Whose Fault is the KFC Hoax? Maybe it’s Yours

dam thoughts, barry currin, beaverdamusa.comLittle Victoria Wilcher is a victim, again.

By now you know the Internet firestorm about her getting kicked out of a Mississippi KFC because of her facial scars was apparently a hoax. Made up. Not true. Total BS.

The Laurel Leader-Call newspaper, citing a source “deep” in the investigation, broke the story earlier in the week after the family changed their story more times than the Colonel has herbs and spices. For instance, investigators looked at hours of surveillance footage from several locations and never saw Victoria or her grandmother, Kelly Mullins, even go to any of the KFCs in the area. The incident allegedly happened on May 15, but the family didn’t report it until June 12. The family has since taken down their Victoria’s Victories Facebook page. Their gofundme.com page is gone, as well. And the web site is refunding donors’ money. Their original story, incidentally, said they were kicked out of a KFC location which has been out of business for years. (In fairness, I will say the family is sticking to their guns.)

KFC took the high road and said, “After the alleged incident was reported to us, two investigations took place, including one by an independent investigator. Neither revealed any evidence that the incident occurred and we consider the investigation closed.”

I feel sorry for Victoria for several reasons. First, I feel sorry for her because her face is likely scarred for life and she only has one eye. I feel even more sorry for her because her injuries reportedly resulted from a mauling by her grandfather’s three pit bulls. Her grandfather’s pit bulls. But I feel most sorry for her — by far — because it looks like her family just simply pimped her out.

I would be willing to bet there are people out there who believe it was some kind of a Robin Hood thing, and the family was going to use the $130,000 they raised for Victoria’s medical care. If you believe that, I am Brad Pitt.

Victoria and KFC weren’t the only innocent victims, though. Innocent restaurant employees received threats, had food thrown at them and feared for their lives from outraged citizens. One employee said he was afraid to wear his KFC work uniform in public for fear of retaliation. Here’s a guy trying to support himself and probably a family on minimum wage, and he is afraid to wear his uniform to work. Let that sink in.

So whose fault is it? The landslide of evidence indicates KFC didn’t do anything wrong. You can’t blame the little girl. You can’t even blame the granny. She didn’t make the story go viral.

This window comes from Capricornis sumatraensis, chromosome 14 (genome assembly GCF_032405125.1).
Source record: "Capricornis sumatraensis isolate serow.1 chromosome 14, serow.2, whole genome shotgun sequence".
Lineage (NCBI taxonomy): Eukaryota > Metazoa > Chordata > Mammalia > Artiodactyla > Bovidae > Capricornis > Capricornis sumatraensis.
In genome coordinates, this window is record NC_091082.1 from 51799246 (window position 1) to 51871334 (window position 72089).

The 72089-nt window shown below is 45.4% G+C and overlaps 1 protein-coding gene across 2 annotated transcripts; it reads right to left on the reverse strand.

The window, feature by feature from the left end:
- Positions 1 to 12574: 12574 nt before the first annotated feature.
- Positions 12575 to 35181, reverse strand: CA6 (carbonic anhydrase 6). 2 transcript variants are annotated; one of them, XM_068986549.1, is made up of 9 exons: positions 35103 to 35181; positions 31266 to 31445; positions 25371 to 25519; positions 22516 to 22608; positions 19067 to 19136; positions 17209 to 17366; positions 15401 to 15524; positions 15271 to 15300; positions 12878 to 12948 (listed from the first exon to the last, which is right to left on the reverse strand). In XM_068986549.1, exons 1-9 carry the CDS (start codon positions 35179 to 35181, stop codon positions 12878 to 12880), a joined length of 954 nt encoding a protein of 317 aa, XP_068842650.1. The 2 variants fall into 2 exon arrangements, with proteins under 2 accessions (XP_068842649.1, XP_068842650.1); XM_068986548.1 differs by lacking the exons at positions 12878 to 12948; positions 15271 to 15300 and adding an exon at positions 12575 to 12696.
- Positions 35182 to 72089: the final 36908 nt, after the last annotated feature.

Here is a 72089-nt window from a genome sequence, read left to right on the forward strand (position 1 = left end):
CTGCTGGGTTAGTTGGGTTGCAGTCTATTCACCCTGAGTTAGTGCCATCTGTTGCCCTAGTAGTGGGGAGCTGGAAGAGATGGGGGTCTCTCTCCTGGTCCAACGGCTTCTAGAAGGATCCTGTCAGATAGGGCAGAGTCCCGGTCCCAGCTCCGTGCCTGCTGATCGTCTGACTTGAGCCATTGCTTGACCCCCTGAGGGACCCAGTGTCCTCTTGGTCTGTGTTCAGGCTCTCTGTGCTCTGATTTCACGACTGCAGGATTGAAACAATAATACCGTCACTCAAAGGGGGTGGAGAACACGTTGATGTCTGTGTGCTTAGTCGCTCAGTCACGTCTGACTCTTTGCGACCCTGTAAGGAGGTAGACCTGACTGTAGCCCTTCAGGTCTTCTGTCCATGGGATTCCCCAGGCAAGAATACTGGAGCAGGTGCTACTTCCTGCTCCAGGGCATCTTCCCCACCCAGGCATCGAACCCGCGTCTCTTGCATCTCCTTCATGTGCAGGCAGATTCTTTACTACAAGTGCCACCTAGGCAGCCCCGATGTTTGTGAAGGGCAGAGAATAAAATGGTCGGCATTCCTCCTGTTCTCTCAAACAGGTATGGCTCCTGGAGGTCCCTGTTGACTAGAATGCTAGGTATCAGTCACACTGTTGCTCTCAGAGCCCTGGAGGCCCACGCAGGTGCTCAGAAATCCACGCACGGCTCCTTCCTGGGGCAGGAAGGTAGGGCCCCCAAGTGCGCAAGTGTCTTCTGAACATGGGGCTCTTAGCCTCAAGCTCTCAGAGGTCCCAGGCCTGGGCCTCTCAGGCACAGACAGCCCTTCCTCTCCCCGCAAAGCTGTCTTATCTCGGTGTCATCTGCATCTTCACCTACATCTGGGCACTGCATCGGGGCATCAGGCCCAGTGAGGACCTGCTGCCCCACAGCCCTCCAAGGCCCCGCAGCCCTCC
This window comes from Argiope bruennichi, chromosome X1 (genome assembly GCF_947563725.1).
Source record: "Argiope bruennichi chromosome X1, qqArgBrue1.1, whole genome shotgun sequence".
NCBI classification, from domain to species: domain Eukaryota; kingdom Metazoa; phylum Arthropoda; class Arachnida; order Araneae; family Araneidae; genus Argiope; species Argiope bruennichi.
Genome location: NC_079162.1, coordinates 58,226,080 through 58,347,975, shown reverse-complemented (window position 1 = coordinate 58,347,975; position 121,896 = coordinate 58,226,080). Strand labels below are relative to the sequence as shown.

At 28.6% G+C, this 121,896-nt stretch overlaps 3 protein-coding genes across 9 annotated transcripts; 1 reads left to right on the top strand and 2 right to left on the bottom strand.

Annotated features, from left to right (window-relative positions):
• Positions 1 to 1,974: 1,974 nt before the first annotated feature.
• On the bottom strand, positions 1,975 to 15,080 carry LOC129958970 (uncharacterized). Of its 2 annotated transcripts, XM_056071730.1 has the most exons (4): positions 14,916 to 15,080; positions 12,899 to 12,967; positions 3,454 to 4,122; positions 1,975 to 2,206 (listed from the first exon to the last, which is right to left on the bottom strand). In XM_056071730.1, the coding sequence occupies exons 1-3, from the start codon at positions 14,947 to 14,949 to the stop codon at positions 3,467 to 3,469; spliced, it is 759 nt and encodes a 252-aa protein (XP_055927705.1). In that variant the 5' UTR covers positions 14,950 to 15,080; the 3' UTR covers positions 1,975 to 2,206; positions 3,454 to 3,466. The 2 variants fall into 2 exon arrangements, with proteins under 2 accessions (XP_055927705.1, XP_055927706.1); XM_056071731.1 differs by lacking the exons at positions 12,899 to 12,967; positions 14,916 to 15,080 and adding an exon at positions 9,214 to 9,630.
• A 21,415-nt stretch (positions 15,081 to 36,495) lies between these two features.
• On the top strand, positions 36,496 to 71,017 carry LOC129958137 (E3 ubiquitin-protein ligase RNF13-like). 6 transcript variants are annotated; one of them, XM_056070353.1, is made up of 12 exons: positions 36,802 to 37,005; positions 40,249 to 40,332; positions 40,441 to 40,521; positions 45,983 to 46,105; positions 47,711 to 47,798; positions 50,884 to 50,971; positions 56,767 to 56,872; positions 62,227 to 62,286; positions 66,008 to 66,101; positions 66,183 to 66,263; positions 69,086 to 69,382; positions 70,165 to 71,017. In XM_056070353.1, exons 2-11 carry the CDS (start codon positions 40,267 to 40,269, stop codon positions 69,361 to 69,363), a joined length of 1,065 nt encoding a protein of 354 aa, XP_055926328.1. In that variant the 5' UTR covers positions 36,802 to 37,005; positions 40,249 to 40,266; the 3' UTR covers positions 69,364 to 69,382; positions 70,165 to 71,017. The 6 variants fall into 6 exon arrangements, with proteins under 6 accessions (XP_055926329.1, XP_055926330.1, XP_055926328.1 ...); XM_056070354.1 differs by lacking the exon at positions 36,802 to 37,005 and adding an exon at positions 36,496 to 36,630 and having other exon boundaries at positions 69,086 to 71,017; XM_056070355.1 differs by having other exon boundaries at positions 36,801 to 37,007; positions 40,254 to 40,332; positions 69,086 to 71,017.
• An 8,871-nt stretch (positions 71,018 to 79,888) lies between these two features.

So who is to blame?

Maybe you are.

You are to blame if you shared it on Facebook. You are to blame if you tweeted it. You are to blame if you Instagram-ed, googleplus-ed, or whatever else-ed the story forward.

Why is it so much fun to throw gasoline on every Internet spark we see? Why are we so quick to believe everything Facebook tells us is true?  Sadly, viral stories rarely have brakes, and they never have fact checkers. It’s simply pathetic. We are simply pathetic. And just in case you are wondering, Obama is not taking “In God We Trust” off of currency. The Sandy Hook school rampage wasn’t a hoax. And that kid didn’t color on his father’s passport.

The Washington Post actually runs a story each Friday pointing out the fake things that went viral on social media during the week.

That kind of ignorance is nothing new. The Internet simply magnifies it. When I was in the third grade, my teacher told the class that the moon landing was a fake. That’s funny, I thought, since I saw Apollo 11 lift off in person. Not to mention that my father and probably half the parents of my classmates worked either directly or indirectly for the space program in Huntsville, Ala. Thank God the teacher didn’t have Facebook at her disposal back then. She only had a class of 30 impressionable 10-year-olds.

In the Victoria scandal, though, I am most disappointed in the news media. You fueled the fire, CNN. So did you, FOX News. Those were the first and only places I looked, but I figure all the others followed suit. That is a sorry, horrible excuse for journalism. We are supposed to be able to trust the media to at least try and get a story right or kill a fabricated story.

One of my college journalism professors told us a million times, “If your mother tells you she loves you, check it out.” It used to be rule No. 1 of journalism. Apparently it isn’t anymore.

To its credit, KFC is still giving the $30,000 for Victoria’s medical bills they originally pledged when they were thrown into the middle of this mess. I realize $30,000 is just a crumb in the chicken bucket to them, but they didn’t have to do it. I hope the Colonel has the good sense to make out the check to the doctor.

And I also hope Victoria Wilcher will rise above what life has already spat on her in her 3 short years and do some good in the world. If she does, I hope I read about it on Facebook. But if I do, I won’t believe it until I check it out.

About Barry Currin

Barry tries to be funny and poignant, and he's usually satisfied when he succeeds with one or the other. (Being both is awesome. And sometimes that happens.) Email him: currin01@gmail.com

Comments

  1. meswenson925@gmail.com says:

    You nailed it!

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